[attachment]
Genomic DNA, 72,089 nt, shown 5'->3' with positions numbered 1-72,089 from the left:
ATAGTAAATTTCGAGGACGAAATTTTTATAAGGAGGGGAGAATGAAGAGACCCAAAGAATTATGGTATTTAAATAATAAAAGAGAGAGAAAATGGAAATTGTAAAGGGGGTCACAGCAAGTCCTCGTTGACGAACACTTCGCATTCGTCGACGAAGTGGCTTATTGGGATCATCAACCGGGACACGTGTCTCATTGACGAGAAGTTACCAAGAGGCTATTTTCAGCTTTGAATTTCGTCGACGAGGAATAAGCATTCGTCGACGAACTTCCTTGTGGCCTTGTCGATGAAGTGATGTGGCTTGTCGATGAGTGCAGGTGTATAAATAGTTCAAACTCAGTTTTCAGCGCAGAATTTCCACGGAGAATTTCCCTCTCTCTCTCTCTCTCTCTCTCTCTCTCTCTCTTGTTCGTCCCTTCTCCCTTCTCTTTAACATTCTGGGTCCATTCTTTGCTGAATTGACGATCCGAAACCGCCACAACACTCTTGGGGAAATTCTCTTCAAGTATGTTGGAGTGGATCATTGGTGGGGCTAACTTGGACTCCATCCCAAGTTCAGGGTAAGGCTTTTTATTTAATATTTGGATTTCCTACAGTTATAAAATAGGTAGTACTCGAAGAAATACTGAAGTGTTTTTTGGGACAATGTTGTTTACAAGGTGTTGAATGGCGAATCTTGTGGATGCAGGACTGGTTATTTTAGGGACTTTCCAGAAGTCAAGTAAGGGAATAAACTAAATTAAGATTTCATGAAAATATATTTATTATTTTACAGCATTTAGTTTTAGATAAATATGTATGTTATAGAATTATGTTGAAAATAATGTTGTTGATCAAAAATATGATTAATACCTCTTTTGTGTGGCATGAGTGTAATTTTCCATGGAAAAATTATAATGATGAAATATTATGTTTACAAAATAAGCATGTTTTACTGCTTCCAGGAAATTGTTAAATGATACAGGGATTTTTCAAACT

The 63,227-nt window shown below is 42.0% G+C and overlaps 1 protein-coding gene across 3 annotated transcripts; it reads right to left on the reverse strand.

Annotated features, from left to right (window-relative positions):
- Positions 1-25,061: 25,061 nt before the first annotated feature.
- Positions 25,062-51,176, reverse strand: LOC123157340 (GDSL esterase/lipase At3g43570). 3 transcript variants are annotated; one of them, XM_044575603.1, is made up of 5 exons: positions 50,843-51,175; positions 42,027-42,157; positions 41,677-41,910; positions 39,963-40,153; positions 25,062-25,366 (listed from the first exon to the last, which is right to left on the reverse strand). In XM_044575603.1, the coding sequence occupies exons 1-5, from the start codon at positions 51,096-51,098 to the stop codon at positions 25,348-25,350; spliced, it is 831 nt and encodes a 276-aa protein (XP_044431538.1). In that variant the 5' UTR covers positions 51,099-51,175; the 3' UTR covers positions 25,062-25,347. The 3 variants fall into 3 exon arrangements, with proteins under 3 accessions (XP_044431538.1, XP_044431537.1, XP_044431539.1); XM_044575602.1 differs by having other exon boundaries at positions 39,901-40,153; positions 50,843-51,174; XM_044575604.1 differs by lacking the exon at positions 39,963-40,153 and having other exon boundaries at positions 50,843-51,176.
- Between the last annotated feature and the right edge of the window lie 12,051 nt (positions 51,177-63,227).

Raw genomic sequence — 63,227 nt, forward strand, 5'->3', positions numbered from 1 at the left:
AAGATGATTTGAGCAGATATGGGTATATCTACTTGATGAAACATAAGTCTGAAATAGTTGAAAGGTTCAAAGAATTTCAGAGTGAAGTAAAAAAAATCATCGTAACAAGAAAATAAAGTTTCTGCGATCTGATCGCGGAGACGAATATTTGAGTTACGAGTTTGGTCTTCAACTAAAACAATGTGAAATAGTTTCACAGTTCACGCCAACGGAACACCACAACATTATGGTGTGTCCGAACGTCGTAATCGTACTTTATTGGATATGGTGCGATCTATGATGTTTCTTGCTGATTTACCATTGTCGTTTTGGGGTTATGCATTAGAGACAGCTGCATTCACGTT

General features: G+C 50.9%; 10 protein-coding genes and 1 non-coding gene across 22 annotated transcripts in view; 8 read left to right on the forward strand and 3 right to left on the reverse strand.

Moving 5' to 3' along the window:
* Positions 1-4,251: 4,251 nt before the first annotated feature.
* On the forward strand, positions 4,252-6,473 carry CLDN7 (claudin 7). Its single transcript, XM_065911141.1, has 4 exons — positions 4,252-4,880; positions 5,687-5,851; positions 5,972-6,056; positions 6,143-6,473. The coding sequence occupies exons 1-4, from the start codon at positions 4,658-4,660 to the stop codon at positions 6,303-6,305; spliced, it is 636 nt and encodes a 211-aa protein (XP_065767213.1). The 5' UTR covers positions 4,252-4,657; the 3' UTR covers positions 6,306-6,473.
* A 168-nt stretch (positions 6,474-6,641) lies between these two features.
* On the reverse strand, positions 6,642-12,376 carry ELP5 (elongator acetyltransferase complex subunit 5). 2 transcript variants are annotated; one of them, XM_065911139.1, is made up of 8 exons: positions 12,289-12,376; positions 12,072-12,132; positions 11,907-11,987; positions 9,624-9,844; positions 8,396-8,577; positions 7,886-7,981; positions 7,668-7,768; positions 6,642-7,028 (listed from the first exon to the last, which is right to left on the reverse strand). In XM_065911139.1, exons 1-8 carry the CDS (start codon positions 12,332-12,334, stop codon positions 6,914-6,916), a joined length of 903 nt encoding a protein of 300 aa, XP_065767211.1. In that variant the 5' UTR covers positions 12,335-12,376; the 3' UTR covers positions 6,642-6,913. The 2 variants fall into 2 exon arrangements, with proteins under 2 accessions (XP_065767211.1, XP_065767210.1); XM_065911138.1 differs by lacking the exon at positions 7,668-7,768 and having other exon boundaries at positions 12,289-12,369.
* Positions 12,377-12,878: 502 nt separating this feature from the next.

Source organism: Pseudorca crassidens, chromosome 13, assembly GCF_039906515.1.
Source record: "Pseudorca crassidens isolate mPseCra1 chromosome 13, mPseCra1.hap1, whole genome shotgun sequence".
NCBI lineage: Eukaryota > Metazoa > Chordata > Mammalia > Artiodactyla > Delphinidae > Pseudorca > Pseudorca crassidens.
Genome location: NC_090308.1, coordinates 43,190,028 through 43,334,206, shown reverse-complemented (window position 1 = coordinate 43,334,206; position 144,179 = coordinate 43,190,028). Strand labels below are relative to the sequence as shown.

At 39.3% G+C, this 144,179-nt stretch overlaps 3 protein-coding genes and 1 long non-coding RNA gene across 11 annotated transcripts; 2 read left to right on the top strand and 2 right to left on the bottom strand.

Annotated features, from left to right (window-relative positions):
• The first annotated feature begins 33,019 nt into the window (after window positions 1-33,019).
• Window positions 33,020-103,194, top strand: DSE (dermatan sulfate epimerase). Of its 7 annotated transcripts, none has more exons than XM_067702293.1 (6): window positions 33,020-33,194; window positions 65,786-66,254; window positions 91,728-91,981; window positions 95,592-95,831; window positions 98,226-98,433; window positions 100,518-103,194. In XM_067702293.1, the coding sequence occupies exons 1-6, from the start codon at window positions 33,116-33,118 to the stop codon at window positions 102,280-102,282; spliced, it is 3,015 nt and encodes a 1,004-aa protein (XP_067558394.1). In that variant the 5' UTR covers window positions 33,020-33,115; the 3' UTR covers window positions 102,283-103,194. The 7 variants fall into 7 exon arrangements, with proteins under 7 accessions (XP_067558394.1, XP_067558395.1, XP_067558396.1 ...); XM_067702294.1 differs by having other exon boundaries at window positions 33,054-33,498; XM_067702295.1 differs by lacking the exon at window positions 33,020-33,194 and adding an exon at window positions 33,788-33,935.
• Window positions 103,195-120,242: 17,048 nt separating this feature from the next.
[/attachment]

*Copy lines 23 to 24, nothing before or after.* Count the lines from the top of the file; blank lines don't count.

• The first annotated feature begins 33,019 nt into the window (after window positions 1-33,019).
• Window positions 33,020-103,194, top strand: DSE (dermatan sulfate epimerase). Of its 7 annotated transcripts, none has more exons than XM_067702293.1 (6): window positions 33,020-33,194; window positions 65,786-66,254; window positions 91,728-91,981; window positions 95,592-95,831; window positions 98,226-98,433; window positions 100,518-103,194. In XM_067702293.1, the coding sequence occupies exons 1-6, from the start codon at window positions 33,116-33,118 to the stop codon at window positions 102,280-102,282; spliced, it is 3,015 nt and encodes a 1,004-aa protein (XP_067558394.1). In that variant the 5' UTR covers window positions 33,020-33,115; the 3' UTR covers window positions 102,283-103,194. The 7 variants fall into 7 exon arrangements, with proteins under 7 accessions (XP_067558394.1, XP_067558395.1, XP_067558396.1 ...); XM_067702294.1 differs by having other exon boundaries at window positions 33,054-33,498; XM_067702295.1 differs by lacking the exon at window positions 33,020-33,194 and adding an exon at window positions 33,788-33,935.